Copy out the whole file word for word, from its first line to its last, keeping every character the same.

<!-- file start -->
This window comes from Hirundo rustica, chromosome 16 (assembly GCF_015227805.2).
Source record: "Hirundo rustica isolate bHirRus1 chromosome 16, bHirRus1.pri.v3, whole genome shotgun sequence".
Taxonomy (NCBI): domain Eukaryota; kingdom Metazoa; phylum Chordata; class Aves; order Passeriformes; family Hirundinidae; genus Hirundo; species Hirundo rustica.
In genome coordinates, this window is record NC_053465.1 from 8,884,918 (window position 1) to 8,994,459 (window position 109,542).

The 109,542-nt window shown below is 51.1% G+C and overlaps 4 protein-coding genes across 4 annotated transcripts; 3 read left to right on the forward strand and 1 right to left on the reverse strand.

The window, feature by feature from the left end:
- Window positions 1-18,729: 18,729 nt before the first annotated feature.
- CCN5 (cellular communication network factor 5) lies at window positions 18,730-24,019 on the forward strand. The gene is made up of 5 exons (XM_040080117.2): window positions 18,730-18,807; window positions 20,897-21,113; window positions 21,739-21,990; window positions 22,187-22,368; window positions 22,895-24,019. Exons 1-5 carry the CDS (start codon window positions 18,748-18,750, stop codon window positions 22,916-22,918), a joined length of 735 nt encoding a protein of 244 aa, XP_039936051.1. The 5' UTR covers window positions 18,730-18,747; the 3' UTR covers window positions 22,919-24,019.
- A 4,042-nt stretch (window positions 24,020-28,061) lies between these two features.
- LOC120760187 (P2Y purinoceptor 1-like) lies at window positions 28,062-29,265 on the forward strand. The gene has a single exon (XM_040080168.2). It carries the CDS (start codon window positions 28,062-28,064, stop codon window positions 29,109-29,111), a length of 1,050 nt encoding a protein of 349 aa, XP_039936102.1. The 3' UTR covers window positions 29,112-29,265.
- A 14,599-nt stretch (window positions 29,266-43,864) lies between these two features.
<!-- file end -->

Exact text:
This window comes from Hirundo rustica, chromosome 16 (assembly GCF_015227805.2).
Source record: "Hirundo rustica isolate bHirRus1 chromosome 16, bHirRus1.pri.v3, whole genome shotgun sequence".
Taxonomy (NCBI): domain Eukaryota; kingdom Metazoa; phylum Chordata; class Aves; order Passeriformes; family Hirundinidae; genus Hirundo; species Hirundo rustica.
In genome coordinates, this window is record NC_053465.1 from 8,884,918 (window position 1) to 8,994,459 (window position 109,542).

The 109,542-nt window shown below is 51.1% G+C and overlaps 4 protein-coding genes across 4 annotated transcripts; 3 read left to right on the forward strand and 1 right to left on the reverse strand.

The window, feature by feature from the left end:
- Window positions 1-18,729: 18,729 nt before the first annotated feature.
- CCN5 (cellular communication network factor 5) lies at window positions 18,730-24,019 on the forward strand. The gene is made up of 5 exons (XM_040080117.2): window positions 18,730-18,807; window positions 20,897-21,113; window positions 21,739-21,990; window positions 22,187-22,368; window positions 22,895-24,019. Exons 1-5 carry the CDS (start codon window positions 18,748-18,750, stop codon window positions 22,916-22,918), a joined length of 735 nt encoding a protein of 244 aa, XP_039936051.1. The 5' UTR covers window positions 18,730-18,747; the 3' UTR covers window positions 22,919-24,019.
- A 4,042-nt stretch (window positions 24,020-28,061) lies between these two features.
- LOC120760187 (P2Y purinoceptor 1-like) lies at window positions 28,062-29,265 on the forward strand. The gene has a single exon (XM_040080168.2). It carries the CDS (start codon window positions 28,062-28,064, stop codon window positions 29,109-29,111), a length of 1,050 nt encoding a protein of 349 aa, XP_039936102.1. The 3' UTR covers window positions 29,112-29,265.
- A 14,599-nt stretch (window positions 29,266-43,864) lies between these two features.